FFI and "static" functions in headers


#1

Hi,

I’m writing bindings for libsolv library and I came up with problem of static functions declared in headers, for example:

solv/queue.h contains following snippet:

static inline Id
queue_pop(Queue *q)
{
  if (!q->count)
    return 0;
  q->left++;
  return q->elements[--q->count];
}

I’ve tried to declare it as

extern "C" {
    pub fn queue_pop(q: *mut Queue) -> Id;
}

However, I get error when trying to use my libsolv-sys crate

          /home/brain/libsolv-rs/target/debug/deps/systest-3df04080070ee608.0.o: In function `systest::fn_queue_pop':
          /home/brain/libsolv-rs/systest/src/main.rs:9: undefined reference to `queue_pop'

Which is obvious, because this function is not exported by library, but declared in header. How should I deal with such kind of things?


#2

The best approach is probably to compile your own .c file which wraps the inline function in a regular exported function, and link against that.

Alternatively, you could reimplement the function in Rust…


#3

I’ve also found this suggestion on the internet, but I’m sure how to properly integrate that with build.rs… Could you show how to do it?


#4

You can use the gcc crate to compile a C file at build time.


#5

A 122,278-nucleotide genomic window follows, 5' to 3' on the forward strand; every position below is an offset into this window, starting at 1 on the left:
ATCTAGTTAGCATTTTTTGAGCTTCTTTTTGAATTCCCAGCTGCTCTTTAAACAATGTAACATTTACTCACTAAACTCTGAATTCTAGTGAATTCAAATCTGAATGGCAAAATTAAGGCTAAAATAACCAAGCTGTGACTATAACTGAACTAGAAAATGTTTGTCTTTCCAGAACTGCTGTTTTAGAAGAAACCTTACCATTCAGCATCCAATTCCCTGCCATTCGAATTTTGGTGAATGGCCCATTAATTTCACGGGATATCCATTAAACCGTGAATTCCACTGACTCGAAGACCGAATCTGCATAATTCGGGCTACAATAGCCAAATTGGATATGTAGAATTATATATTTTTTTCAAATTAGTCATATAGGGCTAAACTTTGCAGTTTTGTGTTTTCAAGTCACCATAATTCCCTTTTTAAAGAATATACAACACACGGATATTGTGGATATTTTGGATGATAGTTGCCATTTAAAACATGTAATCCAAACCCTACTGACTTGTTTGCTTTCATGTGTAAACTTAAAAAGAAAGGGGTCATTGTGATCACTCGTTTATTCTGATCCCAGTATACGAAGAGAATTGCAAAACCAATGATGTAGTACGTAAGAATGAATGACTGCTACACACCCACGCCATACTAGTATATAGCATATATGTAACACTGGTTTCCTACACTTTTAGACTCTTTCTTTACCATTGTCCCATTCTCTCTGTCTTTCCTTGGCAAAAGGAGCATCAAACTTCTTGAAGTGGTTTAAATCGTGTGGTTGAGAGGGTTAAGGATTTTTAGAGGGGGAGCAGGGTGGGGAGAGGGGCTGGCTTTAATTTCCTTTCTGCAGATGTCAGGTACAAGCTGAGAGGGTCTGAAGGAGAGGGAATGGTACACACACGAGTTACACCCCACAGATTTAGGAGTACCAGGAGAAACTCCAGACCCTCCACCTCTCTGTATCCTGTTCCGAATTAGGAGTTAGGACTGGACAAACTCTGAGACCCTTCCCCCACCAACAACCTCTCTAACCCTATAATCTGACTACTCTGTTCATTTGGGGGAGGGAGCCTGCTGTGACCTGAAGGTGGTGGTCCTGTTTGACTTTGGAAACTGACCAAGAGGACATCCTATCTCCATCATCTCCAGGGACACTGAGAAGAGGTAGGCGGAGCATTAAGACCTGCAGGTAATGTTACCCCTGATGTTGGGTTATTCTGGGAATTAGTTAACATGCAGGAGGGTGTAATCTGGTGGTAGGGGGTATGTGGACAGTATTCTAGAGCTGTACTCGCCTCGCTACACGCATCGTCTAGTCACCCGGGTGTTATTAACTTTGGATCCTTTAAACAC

So I ended up with doing:

  • static-functions.c
#include <solv/queue.h>
static inline void queue_empty_real(Queue *q) { queue_empty(q); }
  • build.rs
fn main() {
    gcc::compile_library("libsolv-static-functions.a", &["static-functions.c"]);
}
  • src/lib.rs
extern "C" {
    fn queue_empty_real(q: *mut Queue);
}
pub fn queue_empty(q: *mut Queue) {
    unsafe { queue_empty_real(q) }
}

It doesn’t seem pretty (duplication of same information 2 times), but it compiles. Is it something what you meant?


#6

Yes, that’s it. It is a bit of hassle, but this approach works with arbitrary C functions.

As @comex said, the alternative is to reimplement the function in Rust manually. That would simplify the build and give you inlining the original function was intended for.


#7

Having functions defined in headers is common enough that it seems like the ffi interface should be extended to support it explicitly or at least provide tooling to make handling it easier.


#8

Having language support for that is questionable (as it would make FFI geared towards C and not the ABI). But it seems like a good addition to things like bindgen.


#9

I had forgotten about bindgen, that seems perfectly fine. But I did say tooling :wink:


#10

When I encounter such inline functions in Windows API, I just reimplement them in Rust in winapi.


#11

https://github.com/servo/rust-bindgen/issues/399 this seems to be your relevant issue, btw. It seems they are currently ignored.


#12

@ignatenkobrain @kornel I’ve been using the rust-c crate, a fork I did of rust-cpp (forked because my build environment did not have C++ support), to let me manage the C code as part of my Rust code. This avoids the duplication.